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And Still We Rise: building collective action in the face of multiple crises

On Saturday 24 February 2024, Friends House in London opened its doors for War on Want's 'And Still We Rise' climate justice festival. Rebecca WalkerWoo shares some reflections on the day.

Powerful movements are made up of many roles and intersecting struggles. Image: Michael Preston for Quakers in Britain
Powerful movements are made up of many roles and intersecting struggles. Image: Michael Preston for Quakers in Britain

'And Still We Rise' brought together almost 1000 people and 100 speakers from 25 different countries around the world. It was the latest event in a long tradition of hosting movements for social justice at Friends House. A tradition of movement generosity (i.e. thinking about how those with space and resources can share what they have with movements to build a peaceful and sustainable world) which Quakers in Britain is committed to practising.

With over 20 sessions across the day, ranging from Workers of the World uniting to Singing for Solidarity and Justice, you could feel the buzz of excitement around the building. To some, perhaps it was just another conference. But to others, it offered something special after months of a particularly bleak winter – politically, financially, emotionally.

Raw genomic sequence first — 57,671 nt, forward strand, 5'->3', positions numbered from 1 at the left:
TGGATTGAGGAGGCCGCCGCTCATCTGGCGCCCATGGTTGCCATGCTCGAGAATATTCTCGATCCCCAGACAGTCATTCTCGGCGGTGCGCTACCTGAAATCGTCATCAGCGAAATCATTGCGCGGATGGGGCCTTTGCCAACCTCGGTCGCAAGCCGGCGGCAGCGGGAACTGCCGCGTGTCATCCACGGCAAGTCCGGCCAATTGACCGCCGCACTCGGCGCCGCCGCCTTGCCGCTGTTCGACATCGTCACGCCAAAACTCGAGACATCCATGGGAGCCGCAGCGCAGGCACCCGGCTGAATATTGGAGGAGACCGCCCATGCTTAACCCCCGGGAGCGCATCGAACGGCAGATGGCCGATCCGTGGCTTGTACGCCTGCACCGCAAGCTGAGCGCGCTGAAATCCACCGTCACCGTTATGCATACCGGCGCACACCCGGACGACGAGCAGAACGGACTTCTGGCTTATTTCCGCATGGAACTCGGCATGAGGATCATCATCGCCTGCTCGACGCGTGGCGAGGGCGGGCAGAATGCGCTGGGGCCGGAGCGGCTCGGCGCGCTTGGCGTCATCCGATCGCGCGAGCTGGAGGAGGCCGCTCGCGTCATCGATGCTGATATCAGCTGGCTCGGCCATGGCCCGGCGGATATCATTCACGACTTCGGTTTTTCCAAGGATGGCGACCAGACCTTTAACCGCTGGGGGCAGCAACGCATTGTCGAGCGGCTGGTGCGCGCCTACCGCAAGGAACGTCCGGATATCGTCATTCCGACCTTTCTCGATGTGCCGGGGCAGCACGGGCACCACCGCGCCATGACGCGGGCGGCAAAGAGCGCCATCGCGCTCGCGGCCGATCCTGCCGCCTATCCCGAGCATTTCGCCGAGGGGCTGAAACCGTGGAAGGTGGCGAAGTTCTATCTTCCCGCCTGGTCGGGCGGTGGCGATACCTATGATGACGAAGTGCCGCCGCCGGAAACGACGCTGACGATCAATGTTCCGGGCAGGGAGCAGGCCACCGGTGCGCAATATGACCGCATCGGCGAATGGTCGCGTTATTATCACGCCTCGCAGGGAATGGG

People gathered across generations and industries and from communities around the world. In the corridors, courtyard and rooms, I witnessed connections form and ideas spark, as well as lots of opportunities for people, groups and organisations to share their work and garner support.

The power of coming together

War on Want organised the 'And Still We Rise' festival to forge global solidarity, inspire collective action, and build solutions to turn crisis into justice. You could see that in the richness of the panels and the care that went into trying to provide live interpretation. You could see it too in the themes of breaking down dominant global structures – economic, military, political – and in the imagining and creating of just solutions together.

With such grand ambitions, unsurprisingly the programme was a moving feast and technical problems presented themselves. But people adapted, fixes were found and we gathered. Together in one place, in one moment in time.

Grounding our actions

For Quakers in Britain, our hope for the day was not just to share a space for people to come together, but also to offer a chance for people to tend to their hearts as well as their minds. In a corner of Friends House, through the skilled hands of our Faith in Action Coordinator, Lyndsay Burtonshaw, we led a session on spiritual activism with Rehena Harilall and Mizanur Rahman. We listened to how justice shows up in Rehena and Mizan's faiths and beliefs and what gives them strength in the face of the crises we face. And we spent some time reflecting and grounding ourselves in what fires our own activism.

Close up of three people who are sitting in a circle in a workshop. One person is in focus wearing a bright yellow scarf with blue embroidery. She is speaking.